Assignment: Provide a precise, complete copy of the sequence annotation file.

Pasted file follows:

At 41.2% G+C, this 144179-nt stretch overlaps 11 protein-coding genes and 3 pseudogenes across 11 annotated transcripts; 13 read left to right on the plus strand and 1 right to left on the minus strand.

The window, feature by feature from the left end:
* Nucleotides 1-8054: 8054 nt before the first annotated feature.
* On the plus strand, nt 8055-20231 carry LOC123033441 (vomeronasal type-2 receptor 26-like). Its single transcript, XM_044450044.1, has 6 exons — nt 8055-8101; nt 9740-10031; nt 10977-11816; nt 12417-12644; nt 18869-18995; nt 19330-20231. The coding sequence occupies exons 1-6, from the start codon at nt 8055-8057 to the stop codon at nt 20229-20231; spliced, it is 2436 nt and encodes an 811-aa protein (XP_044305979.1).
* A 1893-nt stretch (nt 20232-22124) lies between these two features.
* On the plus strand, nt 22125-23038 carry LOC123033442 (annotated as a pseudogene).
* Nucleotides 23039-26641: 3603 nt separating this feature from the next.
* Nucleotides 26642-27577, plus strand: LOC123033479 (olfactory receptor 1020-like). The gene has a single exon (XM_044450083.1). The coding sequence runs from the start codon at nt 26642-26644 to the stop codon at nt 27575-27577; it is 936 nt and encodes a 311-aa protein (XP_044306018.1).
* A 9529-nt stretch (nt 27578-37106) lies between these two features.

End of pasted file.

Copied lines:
At 41.2% G+C, this 144179-nt stretch overlaps 11 protein-coding genes and 3 pseudogenes across 11 annotated transcripts; 13 read left to right on the plus strand and 1 right to left on the minus strand.

The window, feature by feature from the left end:
* Nucleotides 1-8054: 8054 nt before the first annotated feature.
* On the plus strand, nt 8055-20231 carry LOC123033441 (vomeronasal type-2 receptor 26-like). Its single transcript, XM_044450044.1, has 6 exons — nt 8055-8101; nt 9740-10031; nt 10977-11816; nt 12417-12644; nt 18869-18995; nt 19330-20231. The coding sequence occupies exons 1-6, from the start codon at nt 8055-8057 to the stop codon at nt 20229-20231; spliced, it is 2436 nt and encodes an 811-aa protein (XP_044305979.1).
* A 1893-nt stretch (nt 20232-22124) lies between these two features.
* On the plus strand, nt 22125-23038 carry LOC123033442 (annotated as a pseudogene).
* Nucleotides 23039-26641: 3603 nt separating this feature from the next.
* Nucleotides 26642-27577, plus strand: LOC123033479 (olfactory receptor 1020-like). The gene has a single exon (XM_044450083.1). The coding sequence runs from the start codon at nt 26642-26644 to the stop codon at nt 27575-27577; it is 936 nt and encodes a 311-aa protein (XP_044306018.1).
* A 9529-nt stretch (nt 27578-37106) lies between these two features.